Ensuring the success of mergers and acquisitions : an historic approach

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Matthias KIPPING

Professor, Schulich School of Business, York University, Toronto, Canada, Guest researcher, École Polytechnique

Seminar Company cultures and managements | Monday June 21, 2010 - 17h - 19h

Two-thirds of mergers and acquisitions result in failure according to the bankers who carry out the operations. How come they are so unsuccessful when their praises are sung in economic circles ? Is it because managers are more concerned with rapid and spectacular results than deep-rooted reforms ? Is it the short-term myopia of shareholders who are more worried about share performance than the survival of companies ? Is it the greed of merchant bankers or consultants who pay less attention to money ? Or is our perception of these operations distorted by inadequate and simplistic tools ? A historian who has a special interest in companies asks these questions from a novel point of view and opens the way for other ideas which emerge from a financial discussion which is both conventional and universal.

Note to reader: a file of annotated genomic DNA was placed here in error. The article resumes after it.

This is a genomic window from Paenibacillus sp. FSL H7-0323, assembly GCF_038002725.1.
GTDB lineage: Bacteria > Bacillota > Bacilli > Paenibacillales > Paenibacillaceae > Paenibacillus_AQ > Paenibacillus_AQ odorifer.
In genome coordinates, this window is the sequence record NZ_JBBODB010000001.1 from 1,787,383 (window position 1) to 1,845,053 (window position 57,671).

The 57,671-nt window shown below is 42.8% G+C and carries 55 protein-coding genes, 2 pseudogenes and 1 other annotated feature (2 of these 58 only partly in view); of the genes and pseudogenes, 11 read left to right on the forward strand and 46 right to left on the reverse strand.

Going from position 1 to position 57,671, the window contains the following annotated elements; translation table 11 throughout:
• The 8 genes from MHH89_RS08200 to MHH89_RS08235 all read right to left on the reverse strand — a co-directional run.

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This session was published in issue n°86 of the Journal de l'École de Paris du management, entitled Pour stimuler les hommes, il faut les aimer.

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